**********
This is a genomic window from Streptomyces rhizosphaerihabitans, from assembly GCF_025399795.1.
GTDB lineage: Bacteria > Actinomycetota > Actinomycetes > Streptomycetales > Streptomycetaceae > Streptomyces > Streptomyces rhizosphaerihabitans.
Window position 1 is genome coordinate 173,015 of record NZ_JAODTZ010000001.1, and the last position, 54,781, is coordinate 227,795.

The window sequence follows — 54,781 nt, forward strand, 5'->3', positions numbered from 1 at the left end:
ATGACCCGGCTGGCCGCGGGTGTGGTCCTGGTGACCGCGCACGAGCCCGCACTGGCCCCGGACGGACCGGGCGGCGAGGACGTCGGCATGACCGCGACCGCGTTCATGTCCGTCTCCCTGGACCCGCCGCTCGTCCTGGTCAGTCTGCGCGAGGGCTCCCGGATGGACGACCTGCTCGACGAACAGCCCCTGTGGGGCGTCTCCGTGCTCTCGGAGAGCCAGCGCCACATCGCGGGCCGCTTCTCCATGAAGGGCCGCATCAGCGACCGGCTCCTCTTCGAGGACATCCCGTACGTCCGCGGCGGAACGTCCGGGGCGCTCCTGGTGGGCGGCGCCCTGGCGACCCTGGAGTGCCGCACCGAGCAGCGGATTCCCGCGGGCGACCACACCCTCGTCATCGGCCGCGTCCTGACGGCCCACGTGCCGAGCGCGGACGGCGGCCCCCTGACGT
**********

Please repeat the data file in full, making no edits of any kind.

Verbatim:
This is a genomic window from Streptomyces rhizosphaerihabitans, from assembly GCF_025399795.1.
GTDB lineage: Bacteria > Actinomycetota > Actinomycetes > Streptomycetales > Streptomycetaceae > Streptomyces > Streptomyces rhizosphaerihabitans.
Window position 1 is genome coordinate 173,015 of record NZ_JAODTZ010000001.1, and the last position, 54,781, is coordinate 227,795.

The window sequence follows — 54,781 nt, forward strand, 5'->3', positions numbered from 1 at the left end:
ATGACCCGGCTGGCCGCGGGTGTGGTCCTGGTGACCGCGCACGAGCCCGCACTGGCCCCGGACGGACCGGGCGGCGAGGACGTCGGCATGACCGCGACCGCGTTCATGTCCGTCTCCCTGGACCCGCCGCTCGTCCTGGTCAGTCTGCGCGAGGGCTCCCGGATGGACGACCTGCTCGACGAACAGCCCCTGTGGGGCGTCTCCGTGCTCTCGGAGAGCCAGCGCCACATCGCGGGCCGCTTCTCCATGAAGGGCCGCATCAGCGACCGGCTCCTCTTCGAGGACATCCCGTACGTCCGCGGCGGAACGTCCGGGGCGCTCCTGGTGGGCGGCGCCCTGGCGACCCTGGAGTGCCGCACCGAGCAGCGGATTCCCGCGGGCGACCACACCCTCGTCATCGGCCGCGTCCTGACGGCCCACGTGCCGAGCGCGGACGGCGGCCCCCTGACGT